tisdag 12 juli 2016

DreamWorks works – but not as well as Disney’s best

Holiday time – which should mean more time and energy for ambitious blog posts, but never does. Instead, I’ll try to turn lazy hours watching animated films on Netflix to some blogging use. Disney features are thin on the ground here, but I have had the opportunity to catch up on the DreamWorks back catalogue instead.

I have watched some animated films from DreamWorks before, but as a faithful Disney admirer, I’ve not exactly torn the DVDs of its main competitor’s films off the shelves the moment they arrive. This consumer behaviour is not quite as stupid as it sounds, as there actually is – or at least has been – bad blood between Disney and DreamWorks. The head of DreamWorks Animation, Jeffrey Katzenberg, was formerly head of the animation department at Disney but left in 1994 after a blistering row when he was passed over for promotion (google for details). This seems to have led to more hostility than was strictly necessary between the two companies, as shown in the nasty digs at Disney films in the Shrek franchise.

Still, there is no reason for a fan of animated films to take sides in this quarrel, which by now ought to be history anyway. Instead, one should be able to shamelessly take advantage of the fact that there are two big American studios (plus various challengers) churning out animated films rather than one. Here are the DreamWorks films (well, most of them) I’ve seen to date, plus some positive comparisons with Disney films just to show my goodwill:

The Prince of Egypt (1998): I know the genre has old and respectable roots, but I’ve always been slightly uncomfortable with adaptations of Biblical tales. Finding a more or less loosely Bible-based yarn boring makes me feel shallow and impious, and yet they are often on the over-solemn side. The Prince works well, though. Its main focus is on the relationship between Moses and the Pharaoh-to-be Rameses, who grow up as brothers only to find themselves at opposite sides of the mother of a conflict. This tale of brotherly love strained beyond endurance is affecting, the animation is beautiful, the songs good and the religious content sensitively handled. I’m not sure the curse of the first-born is a suitable topic for a family film, though.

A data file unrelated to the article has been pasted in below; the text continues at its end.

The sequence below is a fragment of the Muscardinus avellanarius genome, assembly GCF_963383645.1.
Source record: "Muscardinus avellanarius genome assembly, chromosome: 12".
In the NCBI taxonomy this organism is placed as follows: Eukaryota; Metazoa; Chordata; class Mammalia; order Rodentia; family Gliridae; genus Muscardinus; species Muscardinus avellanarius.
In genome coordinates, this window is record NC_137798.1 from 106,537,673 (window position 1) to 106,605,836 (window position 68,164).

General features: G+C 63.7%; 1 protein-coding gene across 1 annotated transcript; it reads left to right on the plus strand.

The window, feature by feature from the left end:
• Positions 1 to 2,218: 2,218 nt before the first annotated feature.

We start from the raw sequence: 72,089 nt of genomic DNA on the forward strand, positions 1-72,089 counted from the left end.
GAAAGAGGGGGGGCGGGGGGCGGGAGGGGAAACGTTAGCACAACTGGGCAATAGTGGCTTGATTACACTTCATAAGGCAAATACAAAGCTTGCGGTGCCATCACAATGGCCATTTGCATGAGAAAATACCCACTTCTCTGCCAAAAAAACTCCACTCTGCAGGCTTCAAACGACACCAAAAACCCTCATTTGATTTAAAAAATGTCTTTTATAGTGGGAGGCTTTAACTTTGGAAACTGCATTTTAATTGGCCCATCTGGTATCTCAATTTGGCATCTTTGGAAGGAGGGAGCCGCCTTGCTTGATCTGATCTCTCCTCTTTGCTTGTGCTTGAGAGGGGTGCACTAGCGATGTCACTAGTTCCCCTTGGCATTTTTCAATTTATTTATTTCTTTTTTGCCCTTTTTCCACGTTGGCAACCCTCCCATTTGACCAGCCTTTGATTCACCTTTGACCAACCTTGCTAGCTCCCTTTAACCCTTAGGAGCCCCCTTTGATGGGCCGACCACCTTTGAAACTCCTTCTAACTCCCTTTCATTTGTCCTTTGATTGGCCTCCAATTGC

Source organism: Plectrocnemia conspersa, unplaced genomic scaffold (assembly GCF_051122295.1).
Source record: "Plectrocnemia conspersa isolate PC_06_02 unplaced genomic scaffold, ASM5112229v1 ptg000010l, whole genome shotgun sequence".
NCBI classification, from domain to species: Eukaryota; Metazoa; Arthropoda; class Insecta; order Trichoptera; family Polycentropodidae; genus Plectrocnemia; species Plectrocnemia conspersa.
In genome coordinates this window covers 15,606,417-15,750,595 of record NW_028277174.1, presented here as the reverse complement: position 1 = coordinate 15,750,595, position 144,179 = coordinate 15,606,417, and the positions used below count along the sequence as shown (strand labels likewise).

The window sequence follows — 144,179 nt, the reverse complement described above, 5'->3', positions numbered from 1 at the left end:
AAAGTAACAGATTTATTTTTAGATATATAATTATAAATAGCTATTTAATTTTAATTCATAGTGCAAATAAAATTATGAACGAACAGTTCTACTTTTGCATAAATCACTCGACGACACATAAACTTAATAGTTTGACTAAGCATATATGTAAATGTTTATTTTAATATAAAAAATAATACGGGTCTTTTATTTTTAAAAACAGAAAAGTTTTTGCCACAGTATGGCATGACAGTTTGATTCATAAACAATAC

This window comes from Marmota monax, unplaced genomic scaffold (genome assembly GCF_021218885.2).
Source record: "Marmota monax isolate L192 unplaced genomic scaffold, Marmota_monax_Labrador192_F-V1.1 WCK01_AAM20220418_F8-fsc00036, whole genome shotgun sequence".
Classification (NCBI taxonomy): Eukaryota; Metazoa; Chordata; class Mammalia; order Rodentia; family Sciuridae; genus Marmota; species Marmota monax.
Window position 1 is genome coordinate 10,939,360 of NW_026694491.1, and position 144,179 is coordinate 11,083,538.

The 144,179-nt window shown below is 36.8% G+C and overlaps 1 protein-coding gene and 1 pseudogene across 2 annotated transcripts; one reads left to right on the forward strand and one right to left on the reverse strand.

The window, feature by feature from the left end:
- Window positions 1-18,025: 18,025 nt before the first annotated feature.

As good as Disney’s: The Hunchback of Notre Dame (1996).

The Road to El Dorado (2000): I like this early, 2-D stuff from DreamWorks a lot: here’s a straightforward, well-animated adventure story with likeable characters, free from take-that-Disney sassiness. Kenneth Branagh makes an impression as the voice of one of the leads, but the voice talent prize goes to Armand Assante as an apocalypse-embracing high priest.
Better than Disney’s: Pocahontas (1995).

The Shrek franchise (2001-): I won’t go too far into why I’m not that into the green ogre, as I’ve addressed the subject before. Suffice to say, the animation is good and the central relationship between Shrek and Fiona often touching. But I’m put off by the knowing “we’re so not Disney” style, and the films have little of interest to say about being cast as the bad guy.
Better than Disney’s: Dinosaur (2000).

Sinbad: Legend of the Seven Seas (2003): I was surprised to learn that this film was released after the first Shrek film. It is very much in the same tradition as The Road to El Dorado: a 2-D adventure yarn, rendered pleasingly unpredictable by the fact that the hero is an anti-hero who needs quite a lot of prompting to do the right thing. The vocal talent is unnecessarily starry, but they do a good job, and Michelle Pfeiffer at least is worth the extra cash as purring goddess of chaos Eris. Good, well-drawn fun that deserved to do better at the box office.